A few days ago Terry Akers passed along that he had discovered some reviews on the internet of the historic Taylor’s Hotdog Stand. He suggested that if we go to Google, click on Google “Images” and type Historic Visalia, we will see many comments and reviews on Taylor’s Hotdog Stand and other historic Visalia photographs. Terry remembers going there as a young boy, but the hotdog stand was on the other corner at the time. Its original location was on the northwest corner of Encina and Center where the concrete pad can still be seen. It opened there in 1952 and moved to the northeast corner in 1984 when a new building was built. The original neon sign was kept and placed on the new building. The stand is still in the Taylor family and they are known for their special recipe chili dogs. Terry, thanks for reminding us of our famous hot dog stand.
Civil War Veteran Photos Surface
Pat Hanson was kind enough to share a photo of his great-grandfather who lived in Visalia for some time in the early 1900s. Edwin A. Brown, born in 1846 in England, was a veteran of the Civil War and a member of the local Visalia chapter of the Grand Army of the Republic. According to family lore, Edwin ran away from his home in England and traveled to Philadelphia where he used a fictitious name and enlisted in Company A, 15th Regiment of the Pennsylvania Volunteer Cavalry. The portrait of Edwin shows him and his wife Emma and the other photo show the local members of the Grand Army of the Republic marching in a parade in Visalia. These photos are new ones, and thanks Pat for sharing them with us.
For many years buildings have used water tanks mounted on the roofs as a way to have water available for use in the case of fire. When Visalia’s Fox Theatre was completed in 1930 it was equipped with a 5,000 gallon water tank on the roof. That tank is still up there. (It sure doesn't look like a 5,000 gallon tank to me.) The William Fox organization boasted that the gravity pressure of the water from the tank could “shoot a stream of water over the top of the county courthouse.” That building is now gone but was about the height of the old Bank of America building at Church and Main Street (now Bank of the Sierra.) That’s some pressure! By the way, if you don’t have the two Visalia’s Fabulous Fox Theatre history books, the Fox is offering them at a great price of $20.00 for both books. Call either Lance or Paul at (559) 625-1369.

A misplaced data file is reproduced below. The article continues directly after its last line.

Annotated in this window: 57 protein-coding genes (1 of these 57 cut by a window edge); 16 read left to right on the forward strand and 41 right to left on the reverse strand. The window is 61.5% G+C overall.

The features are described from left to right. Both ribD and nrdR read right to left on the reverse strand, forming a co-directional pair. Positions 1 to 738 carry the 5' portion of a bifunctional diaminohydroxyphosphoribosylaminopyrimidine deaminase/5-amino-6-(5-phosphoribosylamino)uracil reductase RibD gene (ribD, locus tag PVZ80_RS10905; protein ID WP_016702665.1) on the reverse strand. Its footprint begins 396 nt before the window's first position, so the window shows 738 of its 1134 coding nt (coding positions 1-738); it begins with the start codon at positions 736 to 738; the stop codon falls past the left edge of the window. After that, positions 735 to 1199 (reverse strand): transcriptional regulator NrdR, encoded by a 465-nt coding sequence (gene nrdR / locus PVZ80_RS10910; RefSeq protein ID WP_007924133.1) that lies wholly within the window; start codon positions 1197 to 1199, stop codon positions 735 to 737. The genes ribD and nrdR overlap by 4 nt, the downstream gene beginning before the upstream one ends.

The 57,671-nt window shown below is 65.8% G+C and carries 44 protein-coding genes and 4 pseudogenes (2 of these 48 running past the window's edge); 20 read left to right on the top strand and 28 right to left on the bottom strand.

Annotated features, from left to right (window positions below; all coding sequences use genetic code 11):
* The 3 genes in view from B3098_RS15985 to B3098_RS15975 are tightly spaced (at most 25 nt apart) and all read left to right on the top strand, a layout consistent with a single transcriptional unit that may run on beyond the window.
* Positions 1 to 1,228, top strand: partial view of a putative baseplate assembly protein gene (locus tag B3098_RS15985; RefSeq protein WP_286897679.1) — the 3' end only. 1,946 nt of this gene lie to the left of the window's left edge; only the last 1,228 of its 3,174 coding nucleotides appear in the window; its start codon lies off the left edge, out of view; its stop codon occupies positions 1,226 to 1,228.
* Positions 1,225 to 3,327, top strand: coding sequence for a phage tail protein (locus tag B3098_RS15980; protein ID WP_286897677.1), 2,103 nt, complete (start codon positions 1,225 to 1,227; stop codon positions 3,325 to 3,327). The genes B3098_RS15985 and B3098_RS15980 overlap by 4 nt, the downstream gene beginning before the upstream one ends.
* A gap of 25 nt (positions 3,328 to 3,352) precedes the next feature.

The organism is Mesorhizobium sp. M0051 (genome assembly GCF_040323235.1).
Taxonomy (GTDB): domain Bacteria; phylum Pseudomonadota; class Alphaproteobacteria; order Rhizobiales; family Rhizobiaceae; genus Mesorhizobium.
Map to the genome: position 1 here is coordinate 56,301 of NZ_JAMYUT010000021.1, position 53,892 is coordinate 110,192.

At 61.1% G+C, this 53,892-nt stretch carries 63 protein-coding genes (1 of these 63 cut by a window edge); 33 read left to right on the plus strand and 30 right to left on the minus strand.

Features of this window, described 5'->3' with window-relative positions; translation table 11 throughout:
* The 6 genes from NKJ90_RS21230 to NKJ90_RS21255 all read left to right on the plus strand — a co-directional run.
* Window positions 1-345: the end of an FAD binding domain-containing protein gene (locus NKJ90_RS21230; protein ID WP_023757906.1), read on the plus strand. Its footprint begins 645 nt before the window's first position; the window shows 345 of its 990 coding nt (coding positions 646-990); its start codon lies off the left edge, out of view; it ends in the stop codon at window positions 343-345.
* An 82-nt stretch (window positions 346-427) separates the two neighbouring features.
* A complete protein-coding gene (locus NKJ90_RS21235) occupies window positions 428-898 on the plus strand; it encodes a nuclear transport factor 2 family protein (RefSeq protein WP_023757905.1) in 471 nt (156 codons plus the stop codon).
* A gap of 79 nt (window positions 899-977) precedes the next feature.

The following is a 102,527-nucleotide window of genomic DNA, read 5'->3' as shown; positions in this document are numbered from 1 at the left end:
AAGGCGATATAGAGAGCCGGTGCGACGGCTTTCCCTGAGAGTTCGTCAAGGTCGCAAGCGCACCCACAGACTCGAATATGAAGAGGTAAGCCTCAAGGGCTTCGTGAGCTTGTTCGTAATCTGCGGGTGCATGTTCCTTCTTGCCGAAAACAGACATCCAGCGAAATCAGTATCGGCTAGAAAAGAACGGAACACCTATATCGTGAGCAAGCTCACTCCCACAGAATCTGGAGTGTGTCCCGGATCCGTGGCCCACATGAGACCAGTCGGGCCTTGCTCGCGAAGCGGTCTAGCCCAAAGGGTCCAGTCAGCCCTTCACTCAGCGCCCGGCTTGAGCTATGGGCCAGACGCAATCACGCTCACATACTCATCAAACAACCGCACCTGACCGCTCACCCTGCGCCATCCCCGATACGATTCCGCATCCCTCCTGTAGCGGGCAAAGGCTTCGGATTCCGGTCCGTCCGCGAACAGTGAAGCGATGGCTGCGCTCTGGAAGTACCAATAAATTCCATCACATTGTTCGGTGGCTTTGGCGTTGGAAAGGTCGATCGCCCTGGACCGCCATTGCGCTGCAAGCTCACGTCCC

** After reading about the origin of the name of Bardo Lane or Bardo Street in the last Historic Happenings, Jim Drath shared that as a 10-year old boy (in about 1954), he worked for Mrs. Wiley caring for her 15 acres of walnuts near Bardo and Walnut avenues. His job was to take care of her irrigation system. For spending an entire Saturday there he would earn $4.00.
** Remember the name L. Guggenhime? It’s the name painted on the building wall near Willis and School streets. Guggenhime apparently had a fairly deep involvement in Tulare County, as I came across his name recently on a list of investors in the Mineral King mountain road project in the 1870s.
** The Historic Visalia Postcards collection is doing well with over 150 packs already sold. If you don’t have yours yet, you’d better hurry. There are some left, but at this pace they won’t last long. Remember they are a limited edition and very fine quality. Also remember that the proceeds of the sale go towards a new series of 8 postcards. You can contact me at firstname.lastname@example.org if you need a set and we can arrange to get one or more to you.
"Tom Patterson, a Fresno thug lately convicted of robbery, was brought to the Visalia Jail on Monday morning last for safe keeping, the jail at Fresno being in course of repair. Patterson is the toughest looking customer ever jailed here, and to insure finding him when wanted an Oregon boot was placed on him." From Visalia’s Tulare Co. Times, February 16, 1888